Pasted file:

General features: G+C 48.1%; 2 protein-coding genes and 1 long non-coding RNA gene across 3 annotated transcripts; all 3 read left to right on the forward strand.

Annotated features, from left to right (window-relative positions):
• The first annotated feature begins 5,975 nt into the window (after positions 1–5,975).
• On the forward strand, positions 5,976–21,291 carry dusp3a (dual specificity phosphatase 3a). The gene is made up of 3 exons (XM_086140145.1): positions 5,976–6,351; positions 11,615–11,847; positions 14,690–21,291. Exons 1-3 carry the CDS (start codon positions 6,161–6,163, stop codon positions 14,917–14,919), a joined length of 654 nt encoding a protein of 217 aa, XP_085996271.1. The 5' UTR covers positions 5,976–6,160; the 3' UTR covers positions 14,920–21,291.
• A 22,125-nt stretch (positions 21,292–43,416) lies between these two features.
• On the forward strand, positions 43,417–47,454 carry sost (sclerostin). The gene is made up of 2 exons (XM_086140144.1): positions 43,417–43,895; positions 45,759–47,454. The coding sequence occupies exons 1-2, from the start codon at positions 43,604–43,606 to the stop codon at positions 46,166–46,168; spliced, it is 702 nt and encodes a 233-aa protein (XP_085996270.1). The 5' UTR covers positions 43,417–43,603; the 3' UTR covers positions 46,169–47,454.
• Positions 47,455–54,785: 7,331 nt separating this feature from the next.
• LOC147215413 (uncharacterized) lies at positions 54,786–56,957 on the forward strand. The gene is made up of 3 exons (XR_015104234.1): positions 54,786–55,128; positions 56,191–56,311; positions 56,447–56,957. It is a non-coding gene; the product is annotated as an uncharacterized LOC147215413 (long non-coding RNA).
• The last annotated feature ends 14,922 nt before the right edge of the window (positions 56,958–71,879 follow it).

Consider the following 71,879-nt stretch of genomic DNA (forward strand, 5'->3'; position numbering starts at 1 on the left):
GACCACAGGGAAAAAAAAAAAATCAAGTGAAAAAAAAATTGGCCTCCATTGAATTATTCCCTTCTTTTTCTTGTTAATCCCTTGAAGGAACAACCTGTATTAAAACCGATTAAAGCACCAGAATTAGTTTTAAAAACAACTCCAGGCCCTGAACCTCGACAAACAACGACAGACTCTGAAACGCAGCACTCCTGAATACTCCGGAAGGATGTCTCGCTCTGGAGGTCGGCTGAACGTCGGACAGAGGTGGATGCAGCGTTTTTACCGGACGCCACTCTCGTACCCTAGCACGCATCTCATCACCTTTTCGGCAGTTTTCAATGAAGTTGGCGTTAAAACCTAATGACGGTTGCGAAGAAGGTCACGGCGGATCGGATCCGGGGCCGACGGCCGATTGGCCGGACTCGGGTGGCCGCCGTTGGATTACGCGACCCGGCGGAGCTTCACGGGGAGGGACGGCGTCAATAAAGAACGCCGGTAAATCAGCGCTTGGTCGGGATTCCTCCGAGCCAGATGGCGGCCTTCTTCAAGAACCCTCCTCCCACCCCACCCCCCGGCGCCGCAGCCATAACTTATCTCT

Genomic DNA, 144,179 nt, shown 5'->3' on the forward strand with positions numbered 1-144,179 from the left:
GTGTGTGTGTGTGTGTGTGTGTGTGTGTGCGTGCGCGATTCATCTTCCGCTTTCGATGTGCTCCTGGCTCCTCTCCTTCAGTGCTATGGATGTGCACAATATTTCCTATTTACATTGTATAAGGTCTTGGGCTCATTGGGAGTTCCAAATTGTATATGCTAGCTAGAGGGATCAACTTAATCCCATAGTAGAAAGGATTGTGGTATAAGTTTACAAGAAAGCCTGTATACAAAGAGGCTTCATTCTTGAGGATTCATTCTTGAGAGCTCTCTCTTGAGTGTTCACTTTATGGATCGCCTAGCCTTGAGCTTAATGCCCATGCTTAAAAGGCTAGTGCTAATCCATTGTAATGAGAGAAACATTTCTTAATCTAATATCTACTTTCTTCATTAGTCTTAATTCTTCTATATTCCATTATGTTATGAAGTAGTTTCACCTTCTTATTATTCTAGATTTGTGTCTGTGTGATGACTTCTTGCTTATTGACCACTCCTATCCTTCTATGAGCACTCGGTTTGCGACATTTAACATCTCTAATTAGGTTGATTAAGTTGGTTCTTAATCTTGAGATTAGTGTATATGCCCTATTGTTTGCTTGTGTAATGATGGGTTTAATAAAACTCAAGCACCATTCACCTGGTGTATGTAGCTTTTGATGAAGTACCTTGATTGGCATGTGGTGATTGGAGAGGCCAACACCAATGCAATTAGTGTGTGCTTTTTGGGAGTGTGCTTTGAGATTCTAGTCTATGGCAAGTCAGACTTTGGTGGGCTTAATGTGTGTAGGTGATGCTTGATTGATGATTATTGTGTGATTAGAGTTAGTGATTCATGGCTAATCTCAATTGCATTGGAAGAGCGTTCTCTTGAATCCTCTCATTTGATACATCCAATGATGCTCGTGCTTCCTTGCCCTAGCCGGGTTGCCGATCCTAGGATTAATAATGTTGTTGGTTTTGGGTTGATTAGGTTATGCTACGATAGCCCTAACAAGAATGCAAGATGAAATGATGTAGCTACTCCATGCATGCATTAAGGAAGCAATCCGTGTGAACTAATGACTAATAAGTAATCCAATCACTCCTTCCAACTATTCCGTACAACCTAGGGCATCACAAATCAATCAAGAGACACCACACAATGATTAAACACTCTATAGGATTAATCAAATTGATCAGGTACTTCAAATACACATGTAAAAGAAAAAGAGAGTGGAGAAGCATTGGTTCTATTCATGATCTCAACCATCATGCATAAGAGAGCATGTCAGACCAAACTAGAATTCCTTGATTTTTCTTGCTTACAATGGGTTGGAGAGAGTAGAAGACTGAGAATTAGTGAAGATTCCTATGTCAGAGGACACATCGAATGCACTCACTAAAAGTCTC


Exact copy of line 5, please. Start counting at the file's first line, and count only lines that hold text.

• A 22,125-nt stretch (positions 21,292–43,416) lies between these two features.